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Instructor: Alex R. Hodges, Associate Librarian/Professor Online Office Hours: Online via Gchat/Google+ – Tuesdays, 3-5pm https://plus.google.com/109530999277649806514/ Phone: cell/text 202.210.8850 E-mail/Gchat: email@example.com Class meets asynchronously online: July 2, 2012 through August 16, 2012 Each weekly module runs on a Monday to Sunday timeline. New work will be assigned on Mondays. Each week’s goals are to be met by the following Sunday. Catalog Course Description for EDU 619: Exploration and analysis of children's literature from a critical literacy perspective, including an explanation of social issues such as marginalization, racism, and censorship, as reflected in different genre. Textbooks: See course outline for reading assignments by date. REQUIRED: Vasquez, V. (2010). Getting Beyond “I Like the Book”: Creating Space for Critical Literacy in K-6 Classrooms (2nd ed.). Newark, DE: International Reading Association. ON RESERVE at the University Library, Lower Level. Call number LB 1576 .V37 2010 ISBN: 0872075052 RECOMMENDED: Jacobs, J. S. & Tunnell, M. O. (2008). Children’s Literature, Briefly. 4th ed. Upper Saddle River, NJ: Pearson Education, Inc. ON RESERVE at the University Library, Lower Level. Call number PN 1008.8 .J33 2008 ISBN: 780131734906 Required Children’s and Young Adult Literature: Elijah of Buxton, Christopher Paul Curtis ON RESERVE at the University Library, Lower Level. Call number PZ 7.C94137 El 2007 ISBN: 0439023440 The Stinky Cheese Man and Other Fairly Stupid Tales, Jon Scieszka ON RESERVE at the University Library, Lower Level. Call number PZ 8.S324 St 1992 ISBN: 67084487X Weetzie Bat, Francesca Lia Block ON RESERVE at the University Library, Lower Level. Call number PZ 7.B6194 We 1999 ISBN: 0060205342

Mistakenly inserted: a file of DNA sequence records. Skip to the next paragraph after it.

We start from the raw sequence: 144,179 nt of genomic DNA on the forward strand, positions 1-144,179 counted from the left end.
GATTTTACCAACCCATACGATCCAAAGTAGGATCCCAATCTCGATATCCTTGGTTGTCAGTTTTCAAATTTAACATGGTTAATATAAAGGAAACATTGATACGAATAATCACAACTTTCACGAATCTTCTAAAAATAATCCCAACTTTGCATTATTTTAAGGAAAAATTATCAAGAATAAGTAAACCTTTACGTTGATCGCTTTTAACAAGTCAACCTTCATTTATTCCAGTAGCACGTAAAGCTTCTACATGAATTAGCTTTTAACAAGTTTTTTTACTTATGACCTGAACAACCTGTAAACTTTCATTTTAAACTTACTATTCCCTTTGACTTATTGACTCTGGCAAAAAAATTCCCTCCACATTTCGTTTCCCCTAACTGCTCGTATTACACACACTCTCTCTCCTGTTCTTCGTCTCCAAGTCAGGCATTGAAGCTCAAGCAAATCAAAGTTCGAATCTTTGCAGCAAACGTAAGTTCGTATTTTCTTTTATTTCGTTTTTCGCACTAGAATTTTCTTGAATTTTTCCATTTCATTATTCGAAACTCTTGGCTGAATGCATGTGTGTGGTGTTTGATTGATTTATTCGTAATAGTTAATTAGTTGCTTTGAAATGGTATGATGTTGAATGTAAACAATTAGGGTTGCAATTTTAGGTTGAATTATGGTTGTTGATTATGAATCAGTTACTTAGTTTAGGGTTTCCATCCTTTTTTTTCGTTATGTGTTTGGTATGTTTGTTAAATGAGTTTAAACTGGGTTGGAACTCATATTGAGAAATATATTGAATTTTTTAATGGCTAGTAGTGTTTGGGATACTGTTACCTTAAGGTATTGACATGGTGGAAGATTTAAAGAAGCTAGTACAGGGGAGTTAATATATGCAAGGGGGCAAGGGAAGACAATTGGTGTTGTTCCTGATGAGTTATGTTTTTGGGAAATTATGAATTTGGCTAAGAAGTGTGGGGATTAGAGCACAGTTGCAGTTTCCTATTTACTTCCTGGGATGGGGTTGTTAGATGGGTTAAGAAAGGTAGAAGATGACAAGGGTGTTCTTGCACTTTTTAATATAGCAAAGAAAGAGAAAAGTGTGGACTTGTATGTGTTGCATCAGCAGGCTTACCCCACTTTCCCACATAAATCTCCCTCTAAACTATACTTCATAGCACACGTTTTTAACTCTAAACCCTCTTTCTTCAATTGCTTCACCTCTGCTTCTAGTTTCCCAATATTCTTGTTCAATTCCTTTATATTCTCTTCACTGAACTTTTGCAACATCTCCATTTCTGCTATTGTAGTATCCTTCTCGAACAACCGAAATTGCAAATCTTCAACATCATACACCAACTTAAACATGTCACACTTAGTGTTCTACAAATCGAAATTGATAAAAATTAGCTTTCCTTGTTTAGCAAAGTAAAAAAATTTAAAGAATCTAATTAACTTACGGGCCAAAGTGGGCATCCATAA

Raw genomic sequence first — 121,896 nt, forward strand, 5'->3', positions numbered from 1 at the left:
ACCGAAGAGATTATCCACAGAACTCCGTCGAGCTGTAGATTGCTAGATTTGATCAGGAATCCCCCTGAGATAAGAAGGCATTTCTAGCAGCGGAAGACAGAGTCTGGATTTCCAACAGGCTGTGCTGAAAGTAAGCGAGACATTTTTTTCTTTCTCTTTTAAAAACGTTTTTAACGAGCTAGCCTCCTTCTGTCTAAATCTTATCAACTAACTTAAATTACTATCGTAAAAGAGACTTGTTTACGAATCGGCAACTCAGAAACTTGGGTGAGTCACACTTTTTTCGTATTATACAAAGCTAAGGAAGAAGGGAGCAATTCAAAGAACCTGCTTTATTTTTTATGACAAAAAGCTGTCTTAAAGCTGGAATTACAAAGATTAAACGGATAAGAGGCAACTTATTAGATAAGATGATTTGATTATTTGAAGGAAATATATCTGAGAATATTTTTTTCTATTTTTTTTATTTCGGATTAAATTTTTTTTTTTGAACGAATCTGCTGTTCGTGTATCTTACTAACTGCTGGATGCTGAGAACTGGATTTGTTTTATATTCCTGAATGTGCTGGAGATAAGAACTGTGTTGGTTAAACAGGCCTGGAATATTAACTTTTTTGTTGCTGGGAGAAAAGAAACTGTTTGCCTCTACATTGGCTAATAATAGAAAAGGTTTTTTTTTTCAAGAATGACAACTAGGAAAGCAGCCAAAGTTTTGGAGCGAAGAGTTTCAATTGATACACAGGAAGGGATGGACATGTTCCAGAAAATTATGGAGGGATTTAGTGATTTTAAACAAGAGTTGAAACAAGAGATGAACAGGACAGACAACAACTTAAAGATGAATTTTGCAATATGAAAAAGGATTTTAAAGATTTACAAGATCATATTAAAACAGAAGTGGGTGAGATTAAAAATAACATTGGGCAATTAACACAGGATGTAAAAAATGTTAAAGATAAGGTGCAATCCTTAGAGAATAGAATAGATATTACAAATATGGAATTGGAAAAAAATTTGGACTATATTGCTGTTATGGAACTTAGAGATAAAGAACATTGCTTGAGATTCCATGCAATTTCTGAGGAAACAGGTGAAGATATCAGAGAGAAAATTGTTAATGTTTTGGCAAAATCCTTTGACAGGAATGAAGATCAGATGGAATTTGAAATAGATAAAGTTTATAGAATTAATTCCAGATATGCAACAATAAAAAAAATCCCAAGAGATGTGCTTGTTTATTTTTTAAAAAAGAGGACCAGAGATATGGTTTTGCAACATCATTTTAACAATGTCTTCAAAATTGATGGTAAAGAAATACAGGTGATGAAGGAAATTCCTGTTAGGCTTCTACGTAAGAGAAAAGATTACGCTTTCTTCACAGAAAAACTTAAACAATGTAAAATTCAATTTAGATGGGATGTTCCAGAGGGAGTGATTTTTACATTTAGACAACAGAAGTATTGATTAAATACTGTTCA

Course Goals and Purposes for EDU 619: Our work together as an online learning community requires reflection, observation and communication. Together we will examine both children’s and young adult literature. Some of the texts we will examine will be considered classics. Other works may be so current that they will include allusions to modern social conventions or currently contested terrains. Students will apply what they learn in this class to their eventual teaching practice and to the development of their critical thinking skills. Careful evaluation of the literature along with an engaged, conversant dynamic will aid the discussion of curriculum-based discoveries. In order to achieve these means, the course will use critical theory and a critical literacy framework to uncover meaning, explore linguistic constructions and critique artistic imagery. As a community, the class will . . . 1. Experience an introductory overview of the field of children’s and young adult literature. 2. Engage critical thinking skills to evaluate, discuss, research and reflect upon reactions to the literature in order to . . . View literacy as a social practice, Explore the possibilities of multiple literacies, Discover situated meanings within individual works, and Examine the motivations of authors, illustrators and publishers. 3. Use the lens of critical literacy to . . . Discuss and learn about social issues such as diversity, difference, privilege, disadvantage, power and control as applied in books written for juveniles, Construct alternate versions of existing texts, and Inform the future teaching of children’s literature while also reflecting upon teaching practice and critical theory. 4. Develop, discover and share research methods and strategies. 5. Respect the diversity of communicated thoughts, experiences and belief systems. 6. Reframe traditional literacy learning within the multimodal online learning environment.